Hamilton read-along

Lafayette in the Somewhat United States by Sarah Vowell
3 words: enthusiastic, light, informative
Like 60% of the free world, I’ve been sucked into the Hamilton vortex, and each day a different song from the soundtrack accompanies me in my brain. (Here’s the one that makes me laugh every time I listen to it.)

But let’s listen to a Lafayette song, because we’re focusing on that guy here today.
(photo credit: By Daderot – Daderot, CC0, https://commons.wikipedia.org/w/index.php?curid=21104068)

He’s a big old important secondary character in the Hamilton story, but in Vowell’s book, he’s at center stage.

And… Dude.
The dude was only 19 years old when he sailed over here from France to take on the British at Washington’s side.
And this is how we know the story’s true, because it’s too unbelievable to be fiction.
Sarah Vowell is a confirmed history nerd, and she’s one of my favorite writers of popular history.  
The woman is enthusiastic, and I’m all about that.
And she’s also hilarious.
Besides filling in the Lafayette story with a great deal of her own panache, Vowell gives us the most perfect vignettes of his allies and foes.
Take this:
“A patchwork of amateur militias made up of barely trained farmers, lawyers, shopkeepers, and artisans who, thanks to a hometown book nerd’s folkloric stunt, drove some of earth’s most experienced professional warriors out of a long-suffering city.
So, the moral of that story, other than never underestimate an independent bookseller, was that the Continental Army and its commander in chief had a soft spot for Chief Artillery Officer Henry Knox.” (pp. 84-86)
That line about independent booksellers full-on delighted me.
The whole book carries on this way, with fascinating anecdotes that bring historical figures to life, and it’s the most fun way (short of a musical) to catch up on the history we either didn’t learn or completely forgot. 

OK. All you Hamilton freaks… I know you’re out there. What’re you reading to go along with the soundtrack?

Laughing while driving

My Planet: Finding Humor in the Oddest Places by Mary Roach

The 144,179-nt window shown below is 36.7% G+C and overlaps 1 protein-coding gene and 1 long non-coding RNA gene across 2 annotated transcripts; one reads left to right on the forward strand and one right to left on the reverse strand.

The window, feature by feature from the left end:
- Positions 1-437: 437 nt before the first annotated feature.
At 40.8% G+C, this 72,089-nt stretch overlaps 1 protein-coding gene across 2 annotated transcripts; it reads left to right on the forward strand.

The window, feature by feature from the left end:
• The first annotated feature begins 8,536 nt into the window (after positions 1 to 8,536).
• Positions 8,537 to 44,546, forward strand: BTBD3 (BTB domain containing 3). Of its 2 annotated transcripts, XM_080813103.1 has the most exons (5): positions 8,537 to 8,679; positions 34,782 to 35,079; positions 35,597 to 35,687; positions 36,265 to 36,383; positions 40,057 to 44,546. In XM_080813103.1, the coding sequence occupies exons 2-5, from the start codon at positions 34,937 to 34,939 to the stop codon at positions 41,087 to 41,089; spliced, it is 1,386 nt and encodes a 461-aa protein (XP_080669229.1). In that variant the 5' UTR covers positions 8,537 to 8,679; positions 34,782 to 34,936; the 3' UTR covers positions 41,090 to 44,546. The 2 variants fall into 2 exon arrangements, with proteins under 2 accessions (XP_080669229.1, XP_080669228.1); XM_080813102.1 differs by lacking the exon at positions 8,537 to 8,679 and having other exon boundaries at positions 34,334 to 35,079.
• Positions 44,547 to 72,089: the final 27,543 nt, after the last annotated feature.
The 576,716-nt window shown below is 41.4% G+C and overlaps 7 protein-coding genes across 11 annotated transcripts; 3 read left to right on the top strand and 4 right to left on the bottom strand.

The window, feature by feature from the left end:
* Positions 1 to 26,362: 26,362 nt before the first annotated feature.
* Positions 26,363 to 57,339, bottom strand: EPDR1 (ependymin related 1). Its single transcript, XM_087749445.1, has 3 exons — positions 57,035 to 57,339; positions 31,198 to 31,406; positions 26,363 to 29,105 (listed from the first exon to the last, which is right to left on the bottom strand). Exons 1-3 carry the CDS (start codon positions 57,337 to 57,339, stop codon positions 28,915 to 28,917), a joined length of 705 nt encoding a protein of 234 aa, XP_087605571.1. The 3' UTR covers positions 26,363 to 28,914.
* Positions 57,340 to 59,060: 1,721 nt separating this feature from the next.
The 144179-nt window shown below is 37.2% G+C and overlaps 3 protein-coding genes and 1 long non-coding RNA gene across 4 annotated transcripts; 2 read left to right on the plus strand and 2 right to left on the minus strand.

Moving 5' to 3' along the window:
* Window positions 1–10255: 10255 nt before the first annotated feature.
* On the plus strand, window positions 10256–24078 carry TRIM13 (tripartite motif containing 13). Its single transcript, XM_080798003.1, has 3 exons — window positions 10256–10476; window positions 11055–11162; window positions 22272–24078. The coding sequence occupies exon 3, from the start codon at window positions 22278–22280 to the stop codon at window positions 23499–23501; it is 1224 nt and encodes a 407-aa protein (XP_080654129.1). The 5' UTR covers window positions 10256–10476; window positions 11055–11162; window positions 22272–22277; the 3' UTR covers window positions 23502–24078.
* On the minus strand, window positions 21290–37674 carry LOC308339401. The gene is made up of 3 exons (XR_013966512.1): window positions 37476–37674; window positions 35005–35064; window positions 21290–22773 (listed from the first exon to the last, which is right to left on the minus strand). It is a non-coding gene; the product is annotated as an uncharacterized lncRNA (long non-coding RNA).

3 words: hilarious, warm, smart
Over the past few days, I’ve been wildly grateful to Book Bingo because it’s the reason I’ve been driving around in a state of utter hilarity. (Thank you, “LOL” square!)
While listening to Mary Roach’s version of an automated phone system, I was laughing so hard I thought I might have to pull over the car.
“For payment information, say Payment. If you have calls and charges you don’t understand, say Pinhead. To hear these options again, say Attention Span of a Gnat.” (p. 8)
Ever since reading Packing for Mars, I’ve wanted to read something else by Roach. Her sense of humor is completely delightful, and her writing is crisp, and she’s smart. 
But some of her books (Stiff and Gulp come to mind) are a bit too roughly biological for this squeamish person.
So when I ran across My Planet* and saw that it was a collection of personal essays, I was all super happy.
Many of the essays are about the quirks of everyday life, and I love that kind of humor. She pokes fun at herself and at her husband (the man she calls Ed) and their differences. (It sounds like they have a rather entertaining household. Some of their exchanges cracked me up.)
There’s lots of warmth in this collection, which I truly appreciate. So often, humor is delivered with a sharp edge–and really, do we need more snarkiness in this world?
She’s no pushover, but her humor is kind-spirited.
I adored this book, and it made me wonder why I don’t read more books from the humor section. 
(Actually, I know why: it’s that snarkiness thing I just mentioned).
This is the good stuff, guys.

*I make it sound like this was a serendipitous discovery, when actually I librarianed it up and did a browse search of the call number 818.6 (humor) in the library catalog, saw Mary Roach’s name, and scurried to the shelf to retrieve the audiobook during lunch

Unspooling a story

A Spool of Blue Thread by Anne Tyler 

3 words: homey, storytelling, heartfelt